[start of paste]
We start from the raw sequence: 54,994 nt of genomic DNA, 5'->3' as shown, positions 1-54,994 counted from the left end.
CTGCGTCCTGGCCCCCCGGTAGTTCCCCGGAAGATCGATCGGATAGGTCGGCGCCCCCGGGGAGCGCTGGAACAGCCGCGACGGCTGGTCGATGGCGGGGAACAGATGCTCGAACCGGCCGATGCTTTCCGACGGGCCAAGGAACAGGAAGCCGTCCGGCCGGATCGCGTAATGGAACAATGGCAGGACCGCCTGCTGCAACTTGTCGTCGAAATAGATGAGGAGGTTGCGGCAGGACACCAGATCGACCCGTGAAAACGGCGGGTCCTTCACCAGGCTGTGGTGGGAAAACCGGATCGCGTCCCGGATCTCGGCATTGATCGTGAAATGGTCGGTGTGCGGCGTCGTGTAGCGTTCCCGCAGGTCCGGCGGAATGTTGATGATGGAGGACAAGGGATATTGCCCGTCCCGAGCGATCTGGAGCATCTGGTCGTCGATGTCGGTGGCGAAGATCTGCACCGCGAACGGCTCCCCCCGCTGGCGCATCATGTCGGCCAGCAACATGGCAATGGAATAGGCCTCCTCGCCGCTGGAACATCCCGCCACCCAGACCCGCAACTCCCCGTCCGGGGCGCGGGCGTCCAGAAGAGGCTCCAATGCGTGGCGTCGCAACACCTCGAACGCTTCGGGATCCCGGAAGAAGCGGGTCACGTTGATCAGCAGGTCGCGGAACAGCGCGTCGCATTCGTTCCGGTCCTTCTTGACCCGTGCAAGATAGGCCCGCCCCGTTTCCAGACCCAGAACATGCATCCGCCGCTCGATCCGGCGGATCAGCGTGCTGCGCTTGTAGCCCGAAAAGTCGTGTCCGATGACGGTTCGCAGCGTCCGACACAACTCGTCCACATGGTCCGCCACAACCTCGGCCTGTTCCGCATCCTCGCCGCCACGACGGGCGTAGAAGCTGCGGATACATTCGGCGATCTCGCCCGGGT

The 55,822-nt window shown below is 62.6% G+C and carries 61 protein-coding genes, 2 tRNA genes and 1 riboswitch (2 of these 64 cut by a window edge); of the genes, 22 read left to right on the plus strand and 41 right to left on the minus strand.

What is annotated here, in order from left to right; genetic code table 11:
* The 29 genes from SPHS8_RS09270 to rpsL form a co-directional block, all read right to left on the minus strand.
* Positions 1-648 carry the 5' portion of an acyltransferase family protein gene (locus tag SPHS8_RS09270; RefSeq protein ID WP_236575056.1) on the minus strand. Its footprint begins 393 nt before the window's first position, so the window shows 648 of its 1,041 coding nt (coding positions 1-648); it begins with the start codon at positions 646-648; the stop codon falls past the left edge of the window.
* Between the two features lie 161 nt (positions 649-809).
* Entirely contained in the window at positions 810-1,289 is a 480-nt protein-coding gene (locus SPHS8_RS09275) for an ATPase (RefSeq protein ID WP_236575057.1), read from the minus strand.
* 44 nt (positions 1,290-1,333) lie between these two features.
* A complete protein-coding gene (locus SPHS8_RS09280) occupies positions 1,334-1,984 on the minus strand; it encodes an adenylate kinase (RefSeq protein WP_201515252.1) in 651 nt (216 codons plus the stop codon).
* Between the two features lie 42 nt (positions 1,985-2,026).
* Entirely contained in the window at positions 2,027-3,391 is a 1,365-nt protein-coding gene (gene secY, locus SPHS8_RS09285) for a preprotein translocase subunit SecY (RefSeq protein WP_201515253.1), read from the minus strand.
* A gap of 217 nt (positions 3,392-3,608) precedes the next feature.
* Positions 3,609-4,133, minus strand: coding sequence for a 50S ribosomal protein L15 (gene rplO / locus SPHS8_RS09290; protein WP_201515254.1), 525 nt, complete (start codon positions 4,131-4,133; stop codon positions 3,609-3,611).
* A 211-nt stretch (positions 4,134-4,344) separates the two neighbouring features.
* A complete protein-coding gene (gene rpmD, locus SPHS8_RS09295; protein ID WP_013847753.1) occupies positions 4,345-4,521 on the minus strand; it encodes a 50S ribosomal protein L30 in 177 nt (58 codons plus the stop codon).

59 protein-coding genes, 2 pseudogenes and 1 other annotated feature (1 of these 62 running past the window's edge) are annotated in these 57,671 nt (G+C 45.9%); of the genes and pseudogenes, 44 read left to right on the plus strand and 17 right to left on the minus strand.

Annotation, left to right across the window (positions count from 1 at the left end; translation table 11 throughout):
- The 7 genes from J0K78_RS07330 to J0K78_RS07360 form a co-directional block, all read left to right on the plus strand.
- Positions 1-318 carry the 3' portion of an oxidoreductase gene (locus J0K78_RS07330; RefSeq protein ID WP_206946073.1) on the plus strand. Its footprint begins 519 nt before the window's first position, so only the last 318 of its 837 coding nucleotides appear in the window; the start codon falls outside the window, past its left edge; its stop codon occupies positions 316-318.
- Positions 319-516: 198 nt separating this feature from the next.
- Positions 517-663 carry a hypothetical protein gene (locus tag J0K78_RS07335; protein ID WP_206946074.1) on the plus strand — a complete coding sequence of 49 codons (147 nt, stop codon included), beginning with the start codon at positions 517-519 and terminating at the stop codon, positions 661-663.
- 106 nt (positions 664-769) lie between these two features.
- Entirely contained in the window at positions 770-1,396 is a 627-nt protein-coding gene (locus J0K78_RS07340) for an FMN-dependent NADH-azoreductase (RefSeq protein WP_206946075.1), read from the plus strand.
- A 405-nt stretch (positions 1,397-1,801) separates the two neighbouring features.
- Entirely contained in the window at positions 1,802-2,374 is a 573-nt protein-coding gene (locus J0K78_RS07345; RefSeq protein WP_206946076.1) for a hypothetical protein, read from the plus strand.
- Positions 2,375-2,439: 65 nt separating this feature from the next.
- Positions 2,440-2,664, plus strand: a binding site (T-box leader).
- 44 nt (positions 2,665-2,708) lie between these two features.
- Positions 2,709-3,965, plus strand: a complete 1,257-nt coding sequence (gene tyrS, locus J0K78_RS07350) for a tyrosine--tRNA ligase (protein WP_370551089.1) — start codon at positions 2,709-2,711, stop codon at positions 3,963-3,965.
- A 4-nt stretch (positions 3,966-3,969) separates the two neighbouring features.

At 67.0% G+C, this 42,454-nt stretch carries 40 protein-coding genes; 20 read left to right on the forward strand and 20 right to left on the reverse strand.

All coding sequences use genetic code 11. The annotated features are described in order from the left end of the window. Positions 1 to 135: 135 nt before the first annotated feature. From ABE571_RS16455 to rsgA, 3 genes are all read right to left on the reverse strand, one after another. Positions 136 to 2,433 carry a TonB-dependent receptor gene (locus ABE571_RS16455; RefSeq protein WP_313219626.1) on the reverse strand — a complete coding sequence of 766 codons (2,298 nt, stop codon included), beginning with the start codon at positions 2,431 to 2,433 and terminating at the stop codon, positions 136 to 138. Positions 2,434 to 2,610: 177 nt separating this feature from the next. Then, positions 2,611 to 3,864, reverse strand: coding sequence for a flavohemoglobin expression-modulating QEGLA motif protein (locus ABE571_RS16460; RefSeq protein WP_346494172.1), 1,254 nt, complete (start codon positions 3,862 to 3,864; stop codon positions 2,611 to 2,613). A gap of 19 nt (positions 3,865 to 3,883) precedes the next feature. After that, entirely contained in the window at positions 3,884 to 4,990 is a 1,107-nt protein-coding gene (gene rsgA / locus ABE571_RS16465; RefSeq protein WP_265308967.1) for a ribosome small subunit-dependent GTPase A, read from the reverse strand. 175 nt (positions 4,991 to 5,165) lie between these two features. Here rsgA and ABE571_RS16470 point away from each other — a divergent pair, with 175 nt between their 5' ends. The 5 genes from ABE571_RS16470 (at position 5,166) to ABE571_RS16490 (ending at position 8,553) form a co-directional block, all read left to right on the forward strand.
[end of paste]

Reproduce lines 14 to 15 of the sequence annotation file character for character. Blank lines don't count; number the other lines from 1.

* Positions 3,609-4,133, minus strand: coding sequence for a 50S ribosomal protein L15 (gene rplO / locus SPHS8_RS09290; protein WP_201515254.1), 525 nt, complete (start codon positions 4,131-4,133; stop codon positions 3,609-3,611).
* A 211-nt stretch (positions 4,134-4,344) separates the two neighbouring features.